Assessing the Consistency of Subnational Agreements with International Norms: Water Policy in the Great Lakes-St. Lawrence River Watershed
Emerson, Ainslee Erin Marie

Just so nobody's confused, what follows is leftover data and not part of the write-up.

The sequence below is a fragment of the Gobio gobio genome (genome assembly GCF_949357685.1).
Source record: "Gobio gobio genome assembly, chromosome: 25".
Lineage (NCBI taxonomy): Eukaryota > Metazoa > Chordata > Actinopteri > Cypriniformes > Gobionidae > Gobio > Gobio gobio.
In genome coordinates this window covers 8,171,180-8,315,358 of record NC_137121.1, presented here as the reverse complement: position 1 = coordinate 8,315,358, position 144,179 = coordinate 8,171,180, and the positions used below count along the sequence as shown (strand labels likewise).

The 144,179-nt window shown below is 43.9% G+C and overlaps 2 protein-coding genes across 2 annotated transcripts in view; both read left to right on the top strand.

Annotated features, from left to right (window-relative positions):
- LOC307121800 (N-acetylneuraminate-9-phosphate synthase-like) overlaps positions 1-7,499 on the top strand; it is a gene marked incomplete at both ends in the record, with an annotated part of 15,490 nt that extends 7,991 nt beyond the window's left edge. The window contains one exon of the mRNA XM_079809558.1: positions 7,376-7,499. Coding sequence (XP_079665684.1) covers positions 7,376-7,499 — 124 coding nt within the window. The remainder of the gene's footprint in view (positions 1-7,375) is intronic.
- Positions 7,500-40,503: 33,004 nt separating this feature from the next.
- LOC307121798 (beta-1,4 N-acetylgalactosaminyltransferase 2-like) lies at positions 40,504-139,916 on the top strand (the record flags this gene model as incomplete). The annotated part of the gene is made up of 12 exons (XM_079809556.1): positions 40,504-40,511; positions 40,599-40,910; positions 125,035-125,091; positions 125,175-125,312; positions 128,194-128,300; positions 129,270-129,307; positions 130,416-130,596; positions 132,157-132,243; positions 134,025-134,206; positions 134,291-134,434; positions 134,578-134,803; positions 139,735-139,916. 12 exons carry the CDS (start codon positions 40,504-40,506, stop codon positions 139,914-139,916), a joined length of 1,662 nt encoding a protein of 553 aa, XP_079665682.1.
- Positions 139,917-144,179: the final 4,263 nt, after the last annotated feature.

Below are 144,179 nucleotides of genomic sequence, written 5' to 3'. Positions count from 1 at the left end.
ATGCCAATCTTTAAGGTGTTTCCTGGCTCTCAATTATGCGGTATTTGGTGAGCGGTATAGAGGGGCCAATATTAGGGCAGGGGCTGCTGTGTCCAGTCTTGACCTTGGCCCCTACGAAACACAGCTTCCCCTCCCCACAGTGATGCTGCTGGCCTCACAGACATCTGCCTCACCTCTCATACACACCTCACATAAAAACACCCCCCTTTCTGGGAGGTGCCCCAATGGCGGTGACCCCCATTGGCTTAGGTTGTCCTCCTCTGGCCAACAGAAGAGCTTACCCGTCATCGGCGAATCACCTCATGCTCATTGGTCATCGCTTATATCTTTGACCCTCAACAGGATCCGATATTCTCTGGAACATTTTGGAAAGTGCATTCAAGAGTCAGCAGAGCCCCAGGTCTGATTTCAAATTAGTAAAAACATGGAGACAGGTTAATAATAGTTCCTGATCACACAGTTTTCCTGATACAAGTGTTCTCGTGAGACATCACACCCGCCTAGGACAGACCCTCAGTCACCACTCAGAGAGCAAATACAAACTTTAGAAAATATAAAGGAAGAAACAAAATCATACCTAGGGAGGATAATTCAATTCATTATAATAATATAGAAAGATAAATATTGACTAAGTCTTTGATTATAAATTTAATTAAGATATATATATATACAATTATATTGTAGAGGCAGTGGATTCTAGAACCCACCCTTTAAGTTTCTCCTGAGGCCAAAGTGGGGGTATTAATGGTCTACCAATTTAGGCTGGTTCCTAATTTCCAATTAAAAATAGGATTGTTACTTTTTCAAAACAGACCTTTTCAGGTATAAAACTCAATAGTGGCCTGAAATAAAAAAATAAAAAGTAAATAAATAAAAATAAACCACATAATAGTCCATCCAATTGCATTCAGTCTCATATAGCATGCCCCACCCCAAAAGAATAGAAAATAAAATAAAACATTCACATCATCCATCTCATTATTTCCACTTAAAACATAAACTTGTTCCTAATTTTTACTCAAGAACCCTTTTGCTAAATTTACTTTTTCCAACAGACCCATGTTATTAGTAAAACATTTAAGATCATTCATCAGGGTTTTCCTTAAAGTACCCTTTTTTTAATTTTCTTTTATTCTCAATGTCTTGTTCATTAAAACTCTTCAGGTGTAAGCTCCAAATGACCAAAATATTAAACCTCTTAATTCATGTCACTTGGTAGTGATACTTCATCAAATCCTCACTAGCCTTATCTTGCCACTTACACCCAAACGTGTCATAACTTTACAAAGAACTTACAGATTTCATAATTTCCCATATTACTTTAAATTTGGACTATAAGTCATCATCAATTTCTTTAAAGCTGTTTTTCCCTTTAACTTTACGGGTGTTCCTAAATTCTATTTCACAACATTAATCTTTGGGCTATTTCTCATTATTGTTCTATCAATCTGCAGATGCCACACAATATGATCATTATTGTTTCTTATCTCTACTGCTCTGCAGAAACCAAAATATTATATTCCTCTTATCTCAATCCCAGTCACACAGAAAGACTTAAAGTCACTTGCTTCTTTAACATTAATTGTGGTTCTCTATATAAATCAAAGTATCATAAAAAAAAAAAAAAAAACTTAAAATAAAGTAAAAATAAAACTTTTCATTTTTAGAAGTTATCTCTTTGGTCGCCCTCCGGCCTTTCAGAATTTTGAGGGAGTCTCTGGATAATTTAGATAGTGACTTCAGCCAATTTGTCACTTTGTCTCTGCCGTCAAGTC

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The purpose of this study is to assess whether the subnational water agreements that apply to the Great Lakes-St Lawrence River watershed are consistent with international norms and principles as articulated at United Nations conferences in Dublin, Ireland (1992) and Bonn, Germany (2001) and to establish the significance of these findings in the context of Ontario’s role in water management. The concepts of complex governance, decentralisation, internationalisation, norms, regimes and soft law contribute the theoretical bases, while a methodological approach of qualitative research, carried out using content analysis and a literature review, is utilised. The content analysis reveals that subnational policies for water management in the GLSLR watershed, as articulated in the Great Lakes Charter, the Great Lakes Charter Annex and the Great Lakes-St Lawrence River Basin Sustainable Water Resources Agreement, are consistent with international norms in many regards, with nearly identical language found in some areas, such as conservation and restoration of water resources and basin-level management. However, in the subnational agreements, there is a clear avoidance of some subjects closely tied to international norms, such as the unique roles and responsibilities of women, the urgent need for action, and the importance of indigenous knowledge. Furthermore, comparison among the three GLSLR water policies, which were developed over a twenty-year period, reveals that public participation became less prominent over time while this norm was strengthened at the international level. The roles and responsibilities of the federal government are discussed and it is proposed that, in the context of Canada-Ontario shared jurisdiction, the national government must establish national standards and policies. Ultimately, the inconsistencies between subnational GLSLR water policies and international norms are less significant than the notable consistencies, which are more remarkable given the weaknesses of the federal government’s role in water policy.